I started to feel like it was about time to sew a new dress, after three years (or tree weeks as I only really worn it to medieval week) in my green gown I had so many things I wanted to do better. I did my green gown before I started tailoring school and when I was really new on medieval stuff. I decided on brown last summer, but did not buy any fabric, and then the yellow gained on the “most wanted dress list” as it felt like “everyone” was doing brown. In the end I did a small poll on my personal facebook, and everyone said yellow… And a small voice in my head said but, but, the brown, is so pretty.
That is how you choose colours ;) so I bought a lovely oak brown thin twill from Handelsgillet a thin ans shiny fabric perfect for summer, a lot thinner then my green dress. I got it home and steamed it and put it on the “to do shelf”.
Next of was pattern, I knew I wanted to do a Greenland inspired gown, so I looked a lot on Greenland no. 38 for this dress. I love the slim panels in the sides that flare into a wide skirt, it is perfect for fitting on a large bust and “hides” hips in the fullness of the skirt. I tried my hands on the 38 in my green gown, but now I wanted to master it with my tailoring skills.
I choose to make it much more fitted then the original gown, as the trendy tight fitting dresses from the manuscripts. I also choose to have buttons in the sleeves as you can see in the London findings. As I wanted to make this so that I can wear it as a middle dress I choose to make it with lacing in the front in stead of buttons, also this is inspired by period art, in the shape of the grave effigy of Katherine, Countess of Warwick. She sports lots of tiny buttons on her sleeves and then spiral lacing in the front.
Also I did not know when I made the green dress but the panels of the original 38 is actually cut slightly on bias. I wanted to see what difference it makes. For one it makes the cutting of the dress very fabric effective. You get a lot out of your fabric with not all that much waste but a great fullness of the skirt.
A big bust is troublesome when fitting and it took me about six toilles before I felt that the fit was nice, as always it is hard fitting yourself, but I am happy with how the pattern turned out. Keeping the side panels slim as in the original felt important, is would have been a lot easier it they had been wider and more of princess seams, but then it would not have been the same dress.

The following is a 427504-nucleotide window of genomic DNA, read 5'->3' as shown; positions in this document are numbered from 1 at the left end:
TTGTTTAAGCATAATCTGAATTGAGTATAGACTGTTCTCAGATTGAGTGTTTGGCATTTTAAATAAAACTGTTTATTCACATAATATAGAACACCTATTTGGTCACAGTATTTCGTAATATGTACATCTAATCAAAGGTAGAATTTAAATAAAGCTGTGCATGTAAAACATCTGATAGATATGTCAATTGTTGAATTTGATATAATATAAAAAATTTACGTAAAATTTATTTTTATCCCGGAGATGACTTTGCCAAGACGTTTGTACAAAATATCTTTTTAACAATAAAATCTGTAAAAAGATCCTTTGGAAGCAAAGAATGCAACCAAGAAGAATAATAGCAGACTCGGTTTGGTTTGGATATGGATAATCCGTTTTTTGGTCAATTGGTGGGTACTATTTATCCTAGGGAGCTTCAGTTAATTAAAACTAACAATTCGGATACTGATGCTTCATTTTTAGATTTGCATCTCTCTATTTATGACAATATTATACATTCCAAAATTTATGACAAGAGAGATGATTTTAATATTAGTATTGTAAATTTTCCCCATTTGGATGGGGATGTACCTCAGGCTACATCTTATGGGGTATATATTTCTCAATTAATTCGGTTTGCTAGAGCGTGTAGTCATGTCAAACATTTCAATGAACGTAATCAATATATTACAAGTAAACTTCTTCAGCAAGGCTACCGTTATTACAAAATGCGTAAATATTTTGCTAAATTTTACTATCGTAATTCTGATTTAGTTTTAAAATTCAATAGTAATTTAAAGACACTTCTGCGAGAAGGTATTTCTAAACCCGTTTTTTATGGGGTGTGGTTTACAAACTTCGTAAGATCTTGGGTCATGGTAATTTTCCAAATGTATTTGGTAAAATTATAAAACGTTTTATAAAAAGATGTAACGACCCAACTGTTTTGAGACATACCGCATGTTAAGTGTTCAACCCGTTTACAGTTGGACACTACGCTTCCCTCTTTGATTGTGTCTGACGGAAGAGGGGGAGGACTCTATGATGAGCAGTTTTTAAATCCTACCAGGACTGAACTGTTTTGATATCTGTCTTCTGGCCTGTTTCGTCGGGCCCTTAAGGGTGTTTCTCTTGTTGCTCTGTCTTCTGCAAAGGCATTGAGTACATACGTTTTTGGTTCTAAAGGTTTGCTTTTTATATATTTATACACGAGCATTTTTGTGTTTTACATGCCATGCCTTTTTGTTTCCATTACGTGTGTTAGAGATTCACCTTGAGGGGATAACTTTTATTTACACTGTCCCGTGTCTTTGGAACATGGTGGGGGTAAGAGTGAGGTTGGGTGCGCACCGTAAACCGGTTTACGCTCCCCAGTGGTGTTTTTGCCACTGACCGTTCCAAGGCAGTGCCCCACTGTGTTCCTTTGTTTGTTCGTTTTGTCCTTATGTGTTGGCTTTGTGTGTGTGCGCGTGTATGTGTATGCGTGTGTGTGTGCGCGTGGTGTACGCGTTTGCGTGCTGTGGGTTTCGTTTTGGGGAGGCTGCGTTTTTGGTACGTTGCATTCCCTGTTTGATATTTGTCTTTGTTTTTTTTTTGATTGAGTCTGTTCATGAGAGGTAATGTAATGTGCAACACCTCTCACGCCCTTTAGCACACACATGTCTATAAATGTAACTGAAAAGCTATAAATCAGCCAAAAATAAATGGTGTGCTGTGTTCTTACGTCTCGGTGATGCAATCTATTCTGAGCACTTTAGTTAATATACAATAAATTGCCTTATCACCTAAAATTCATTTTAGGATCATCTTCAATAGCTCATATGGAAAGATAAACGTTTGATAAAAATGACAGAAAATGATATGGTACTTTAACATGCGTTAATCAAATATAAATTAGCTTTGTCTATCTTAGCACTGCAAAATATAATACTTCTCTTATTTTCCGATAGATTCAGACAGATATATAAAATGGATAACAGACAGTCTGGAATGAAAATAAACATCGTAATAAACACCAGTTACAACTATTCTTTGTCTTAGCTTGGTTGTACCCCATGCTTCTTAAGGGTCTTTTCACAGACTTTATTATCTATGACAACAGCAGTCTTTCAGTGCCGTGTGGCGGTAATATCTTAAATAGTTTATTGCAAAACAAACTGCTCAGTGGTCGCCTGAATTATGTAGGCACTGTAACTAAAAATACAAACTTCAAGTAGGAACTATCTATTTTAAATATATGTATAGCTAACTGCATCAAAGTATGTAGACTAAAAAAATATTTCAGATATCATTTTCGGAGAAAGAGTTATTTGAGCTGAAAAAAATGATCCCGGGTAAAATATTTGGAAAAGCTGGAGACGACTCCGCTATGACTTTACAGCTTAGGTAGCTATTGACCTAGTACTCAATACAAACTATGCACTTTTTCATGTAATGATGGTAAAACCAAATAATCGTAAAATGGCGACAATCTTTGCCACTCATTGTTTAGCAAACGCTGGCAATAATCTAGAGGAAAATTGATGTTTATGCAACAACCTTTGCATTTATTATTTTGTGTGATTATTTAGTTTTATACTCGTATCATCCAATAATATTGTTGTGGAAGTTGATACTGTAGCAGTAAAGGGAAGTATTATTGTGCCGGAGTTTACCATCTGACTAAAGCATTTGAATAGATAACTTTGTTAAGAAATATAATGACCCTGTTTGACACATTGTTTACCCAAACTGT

I basted together the whole dress to check the fit, I want to show you my stitches. I find that many people baste very small, this is my stitches. I make them smaller in the tight fitting areas, and then really big in the skirts. Don’t waste time on small basting, do small stitches where it matters in stead.
After the fitting I started to sew the real seams, I do it like this. A ribbon is tied around my leg just over my knee, and then the fabric of the dress is pinned to the ribbon. As I sew the fabric is tight and it makes for quicker sewing and easier to make straight seams. I sew with backstitches where the dress is tight, until my hips, and from there I sew with running stitches in stead, with the occasional backstitch. Again, don’t waste your time with backstitches on such a wide skirt, it is unnecessary and only takes time.
After sewing all seams I pressed them really well and then I felled the seams to one side using a filler thread. The filler treads can be found in the seams just as this on the Greenland finds. I sew down the wool filler thread with sewing silk.
Where the buttonholes and lacing holes are I have reinforced with a linen strip.
I choose to sew my buttonholes with a real buttonhole stitch with a knot in buttonhole silk, as you can see on the buttonholes of the London finds, it makes for durable buttonholes that are easier to do straight, even and also look very pretty. Also note the round buttonholes without thread bars in the end, just as a medieval buttonhole should look. Also my lacing holes are sewn in silk with buttonhole stitch.
Here you can see another thing inspired by the London findings, a thing silk edge weave, tone in tone silk to match the fabric of the dress. I used DeVere silk treads in the colour Cigar and thread thickness 36 and three cards that were threaded in all holes both as warp and weft, to weave was really boring actually. It was so slow, but I love the end result. Subtle but very nice and it makes the edge more durable.
The backside looks alight, not as pretty as in the front but it is ok the buttons are 5 mm from the edge, and then the edge weaves comes and is 3mm wide. I should have put the even close to the edge, next time I might dare more.
Then it was time to do buttons, tiny tiny buttons and in the end it became 31 on each arm, so a grand total of 62 buttons.
So close that they almost touch.
Here you can see the lacing holes and also the string that I made for the spiral lacing. I card weaved it in the same silk as the edge weave and it was even more boring. Six or eight cards threaded in all four holes with DeVere silk thickness 36.
What you can’t see is that all the edges are stab stitched, around the neckline, in the front and around the hem of the sleeve and buttonhole side. Just as in the Greenland findings. It makes the edge less prone to stretching and also keeps it very flat and nice.
This is the result and I am very happy with it. It will fit better after some wear as always with wool the dress needs to “settle” on the body. After one sweaty day in Visby it was a lot better already.
The wobbliness that you see here will most likely be gone after some wear, it is due to the side panels being on bias.
The “prettyness” picture that shoes all that I love with this dress; tiny buttons, pretty buttonholes, edge weave in silk, side panels, lots of hips